|USS Wasp (1865)|
|Career (United States)|
|Namesake:||The wasp, a stinging insect|
|Acquired:||13 January 1865|
|Commissioned:||11 May 1865|
|Renamed:||Originally Emma Henry; renamed USS Wasp 13 June 1865|
|Fate:||Sold 5 June 1876|
|Length:||212 ft 0 in (64.62 m)|
|Beam:||25 ft 2 in (7.67 m)|
|Draft:||6 ft 0 in (1.83 m)|
1 x 30-pounder Parrott rifle|
2 x 24-pounder howitzers
|Notes:||Originally the Confederate blockade runner Emma Henry|
Emma Henry, an iron-hulled sidewheel steamer, was captured at sea in December 1864 attempting to run the Union blockade of the Confederacy. The United States Navy purchased her from the New York prize court on 13 January 1865 and commissioned her into naval service on 11 May 1865.
At Norfolk, Virginia, Emma Henry joined the squadron commanded by Acting Rear Admiral Sylvanus W. Godon, which had been established to search for the Confederate ironclad ram CSS Stonewall. Emma Henry departed Hampton Roads with the rest of the squadron on 17 May 1865. On 22 May 1865, she carried Acting Rear Admiral Godon into Charleston harbor in South Carolina to confer with Rear Admiral John A. Dahlgren before the squadron continued on its way. During that interlude, she collided with another ship and, after returning Godon to his flagship USS Susquehanna, headed north for repairs at Philadelphia, Pennsylvania.
On 13 June 1865, while undergoing repairs, she was renamed USS Wasp. As soon as she completed repairs, the ship rejoined Rear Admiral Godon's squadron, designated the Brazil Squadron and based at Rio de Janeiro. The original reason for the squadron's dispatch, Stonewall, had long since ceased to pose a problem; the former Confederate ironclad had surrendered to Spanish authorities in Cuba on 19 May 1865 just as Wasp had begun her repairs at Philadelphia. Thus, she and her squadron-mates took up a different duty, watching out for American interests in South America and along the eastern coast of Africa.
Wasp left Africa to her larger sisters while she concentrated upon the vicinity of the Rio de la Plata and Uruguay River during the war between Paraguay and the coalition of Brazil, Argentina, and Uruguay which had begun when the Paraguayan dictator, Francisco Solano López, invaded Brazil on 26 December 1864. The war lasted until mid-1870, peace coming only after the complete reduction of Paraguay and the death of Lopez at the hands of Brazilian lancers following a protracted guerrilla campaign. In the meantime, Wasp patrolled the area to protect Americans and their interests in the combat zone. As frequently on the rivers in the interior as she was at sea, she ascended Rio de La Plata and its tributaries, the Uruguay, Paraná, and Paraguay Rivers.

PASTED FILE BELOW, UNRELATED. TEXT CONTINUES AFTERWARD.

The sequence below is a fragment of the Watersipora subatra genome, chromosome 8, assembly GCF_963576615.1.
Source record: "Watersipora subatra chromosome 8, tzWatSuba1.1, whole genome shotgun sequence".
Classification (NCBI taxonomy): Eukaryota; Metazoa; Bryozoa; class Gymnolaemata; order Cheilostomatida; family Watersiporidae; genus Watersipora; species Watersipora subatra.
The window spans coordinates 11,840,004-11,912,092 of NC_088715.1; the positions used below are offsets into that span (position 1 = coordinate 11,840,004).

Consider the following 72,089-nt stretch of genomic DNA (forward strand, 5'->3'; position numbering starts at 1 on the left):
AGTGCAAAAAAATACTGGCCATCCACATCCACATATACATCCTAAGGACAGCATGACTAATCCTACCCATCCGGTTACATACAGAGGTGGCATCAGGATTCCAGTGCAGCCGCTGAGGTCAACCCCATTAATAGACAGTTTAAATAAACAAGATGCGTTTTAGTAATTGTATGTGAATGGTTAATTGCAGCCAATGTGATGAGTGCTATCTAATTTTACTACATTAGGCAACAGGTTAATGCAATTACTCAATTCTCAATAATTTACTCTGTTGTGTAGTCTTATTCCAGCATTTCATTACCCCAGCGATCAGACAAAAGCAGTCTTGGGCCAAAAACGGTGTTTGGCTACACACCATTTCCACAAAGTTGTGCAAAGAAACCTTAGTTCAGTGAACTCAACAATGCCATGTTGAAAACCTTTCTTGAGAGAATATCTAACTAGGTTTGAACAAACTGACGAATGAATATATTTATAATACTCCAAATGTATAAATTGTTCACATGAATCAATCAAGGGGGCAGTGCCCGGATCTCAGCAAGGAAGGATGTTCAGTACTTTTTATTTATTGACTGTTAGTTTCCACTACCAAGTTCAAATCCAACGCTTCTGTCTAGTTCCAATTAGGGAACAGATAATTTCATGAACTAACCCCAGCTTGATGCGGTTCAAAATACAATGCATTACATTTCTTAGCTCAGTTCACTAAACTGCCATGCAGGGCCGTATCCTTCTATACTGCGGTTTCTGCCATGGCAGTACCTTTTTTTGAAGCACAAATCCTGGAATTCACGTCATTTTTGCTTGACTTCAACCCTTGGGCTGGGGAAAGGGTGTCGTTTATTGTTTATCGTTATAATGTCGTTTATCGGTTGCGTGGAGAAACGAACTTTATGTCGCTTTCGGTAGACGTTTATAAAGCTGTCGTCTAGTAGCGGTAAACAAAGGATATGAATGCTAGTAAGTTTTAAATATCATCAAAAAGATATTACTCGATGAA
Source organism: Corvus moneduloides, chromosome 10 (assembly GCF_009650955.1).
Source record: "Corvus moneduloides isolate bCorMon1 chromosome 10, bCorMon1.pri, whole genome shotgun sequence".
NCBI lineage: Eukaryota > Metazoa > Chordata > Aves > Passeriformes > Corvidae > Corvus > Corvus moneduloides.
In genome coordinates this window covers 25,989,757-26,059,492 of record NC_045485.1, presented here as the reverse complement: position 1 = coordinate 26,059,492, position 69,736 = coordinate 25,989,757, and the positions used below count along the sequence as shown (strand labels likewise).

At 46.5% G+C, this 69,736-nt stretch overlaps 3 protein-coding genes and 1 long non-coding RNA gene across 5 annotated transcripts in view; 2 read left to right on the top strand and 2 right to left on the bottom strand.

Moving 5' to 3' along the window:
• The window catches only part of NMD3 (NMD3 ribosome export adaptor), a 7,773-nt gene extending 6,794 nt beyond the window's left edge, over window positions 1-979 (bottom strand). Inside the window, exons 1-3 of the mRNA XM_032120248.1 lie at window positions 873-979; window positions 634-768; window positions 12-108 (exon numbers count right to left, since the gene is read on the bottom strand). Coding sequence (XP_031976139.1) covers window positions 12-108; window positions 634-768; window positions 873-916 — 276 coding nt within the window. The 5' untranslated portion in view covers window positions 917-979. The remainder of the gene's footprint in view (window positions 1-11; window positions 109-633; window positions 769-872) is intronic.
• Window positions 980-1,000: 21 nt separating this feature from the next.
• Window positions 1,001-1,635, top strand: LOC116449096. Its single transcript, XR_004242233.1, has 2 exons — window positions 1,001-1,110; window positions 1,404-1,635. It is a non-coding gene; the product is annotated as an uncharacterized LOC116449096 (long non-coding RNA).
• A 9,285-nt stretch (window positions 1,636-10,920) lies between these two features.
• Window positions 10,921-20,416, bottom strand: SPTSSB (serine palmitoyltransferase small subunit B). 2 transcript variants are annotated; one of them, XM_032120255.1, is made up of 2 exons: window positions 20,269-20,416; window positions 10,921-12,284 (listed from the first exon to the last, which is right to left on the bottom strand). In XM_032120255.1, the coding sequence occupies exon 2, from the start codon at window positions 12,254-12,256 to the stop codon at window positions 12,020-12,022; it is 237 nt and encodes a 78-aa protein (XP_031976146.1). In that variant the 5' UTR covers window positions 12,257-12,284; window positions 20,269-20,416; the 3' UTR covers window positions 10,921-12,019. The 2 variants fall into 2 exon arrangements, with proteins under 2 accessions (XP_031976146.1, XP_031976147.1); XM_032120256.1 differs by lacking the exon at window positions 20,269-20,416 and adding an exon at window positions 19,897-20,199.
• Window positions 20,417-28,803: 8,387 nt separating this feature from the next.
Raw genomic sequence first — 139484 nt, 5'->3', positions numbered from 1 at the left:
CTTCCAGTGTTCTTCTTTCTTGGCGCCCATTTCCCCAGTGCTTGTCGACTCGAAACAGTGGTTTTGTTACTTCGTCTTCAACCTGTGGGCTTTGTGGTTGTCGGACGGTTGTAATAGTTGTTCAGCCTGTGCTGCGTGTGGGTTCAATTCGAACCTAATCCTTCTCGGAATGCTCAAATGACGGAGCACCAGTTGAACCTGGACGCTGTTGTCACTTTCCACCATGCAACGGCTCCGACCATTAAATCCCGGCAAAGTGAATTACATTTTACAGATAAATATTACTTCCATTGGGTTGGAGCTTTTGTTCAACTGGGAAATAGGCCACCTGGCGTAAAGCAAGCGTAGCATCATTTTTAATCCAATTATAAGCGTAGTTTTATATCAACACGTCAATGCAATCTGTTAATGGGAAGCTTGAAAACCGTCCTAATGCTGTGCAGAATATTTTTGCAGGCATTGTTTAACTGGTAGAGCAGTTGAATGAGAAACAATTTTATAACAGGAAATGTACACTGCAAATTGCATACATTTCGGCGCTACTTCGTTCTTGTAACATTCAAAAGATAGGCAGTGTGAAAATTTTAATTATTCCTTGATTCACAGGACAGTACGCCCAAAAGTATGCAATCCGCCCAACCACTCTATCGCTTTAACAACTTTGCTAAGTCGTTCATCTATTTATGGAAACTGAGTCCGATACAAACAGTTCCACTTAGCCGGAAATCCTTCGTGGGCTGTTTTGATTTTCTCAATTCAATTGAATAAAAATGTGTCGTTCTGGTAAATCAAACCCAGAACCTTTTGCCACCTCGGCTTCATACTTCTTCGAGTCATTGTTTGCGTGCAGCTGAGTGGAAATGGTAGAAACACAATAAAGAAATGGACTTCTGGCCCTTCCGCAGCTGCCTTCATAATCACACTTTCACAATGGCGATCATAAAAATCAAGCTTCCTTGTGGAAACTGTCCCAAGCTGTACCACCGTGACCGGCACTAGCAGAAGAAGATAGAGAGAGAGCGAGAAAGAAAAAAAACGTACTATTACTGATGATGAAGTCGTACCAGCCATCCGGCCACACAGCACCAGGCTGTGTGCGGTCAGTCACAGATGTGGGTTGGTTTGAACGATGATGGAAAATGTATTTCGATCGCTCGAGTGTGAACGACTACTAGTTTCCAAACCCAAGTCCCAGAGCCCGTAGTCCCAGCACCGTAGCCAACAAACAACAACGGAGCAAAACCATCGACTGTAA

After the war ended in June 1870, Wasp continued to operate out of Montevideo in Uruguay on the aforementioned rivers, ascending them as far as Asunción, Paraguay. Her duty consisted of transporting diplomats and generally watching out for American interests. She continued to be so employed until surveyed early in 1876 when she was found to be unfit for further naval service. Decommissioned that same spring, Wasp was sold to Mr. L. B. Scheiner of Montevideo on 5 June 1876.
This article incorporates text from the public domain Dictionary of American Naval Fighting Ships.
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